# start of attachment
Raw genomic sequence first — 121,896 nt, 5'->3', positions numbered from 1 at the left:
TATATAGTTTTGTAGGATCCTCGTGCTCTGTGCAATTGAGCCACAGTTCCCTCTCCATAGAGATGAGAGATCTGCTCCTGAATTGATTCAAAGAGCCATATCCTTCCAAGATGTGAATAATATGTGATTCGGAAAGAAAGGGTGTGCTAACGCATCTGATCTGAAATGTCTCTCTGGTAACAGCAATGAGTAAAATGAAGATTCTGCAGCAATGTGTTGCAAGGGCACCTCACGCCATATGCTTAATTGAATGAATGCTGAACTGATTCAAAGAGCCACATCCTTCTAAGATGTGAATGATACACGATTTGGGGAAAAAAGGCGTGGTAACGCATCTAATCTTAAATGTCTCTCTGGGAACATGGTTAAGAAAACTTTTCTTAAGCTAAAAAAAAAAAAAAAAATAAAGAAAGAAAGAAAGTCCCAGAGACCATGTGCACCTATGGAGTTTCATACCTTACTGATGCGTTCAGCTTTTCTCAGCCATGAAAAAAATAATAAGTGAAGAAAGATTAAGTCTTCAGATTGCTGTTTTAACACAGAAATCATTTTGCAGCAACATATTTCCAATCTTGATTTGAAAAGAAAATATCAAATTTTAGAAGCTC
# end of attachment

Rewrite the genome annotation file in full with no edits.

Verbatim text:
Raw genomic sequence first — 121,896 nt, 5'->3', positions numbered from 1 at the left:
TATATAGTTTTGTAGGATCCTCGTGCTCTGTGCAATTGAGCCACAGTTCCCTCTCCATAGAGATGAGAGATCTGCTCCTGAATTGATTCAAAGAGCCATATCCTTCCAAGATGTGAATAATATGTGATTCGGAAAGAAAGGGTGTGCTAACGCATCTGATCTGAAATGTCTCTCTGGTAACAGCAATGAGTAAAATGAAGATTCTGCAGCAATGTGTTGCAAGGGCACCTCACGCCATATGCTTAATTGAATGAATGCTGAACTGATTCAAAGAGCCACATCCTTCTAAGATGTGAATGATACACGATTTGGGGAAAAAAGGCGTGGTAACGCATCTAATCTTAAATGTCTCTCTGGGAACATGGTTAAGAAAACTTTTCTTAAGCTAAAAAAAAAAAAAAAAATAAAGAAAGAAAGAAAGTCCCAGAGACCATGTGCACCTATGGAGTTTCATACCTTACTGATGCGTTCAGCTTTTCTCAGCCATGAAAAAAATAATAAGTGAAGAAAGATTAAGTCTTCAGATTGCTGTTTTAACACAGAAATCATTTTGCAGCAACATATTTCCAATCTTGATTTGAAAAGAAAATATCAAATTTTAGAAGCTC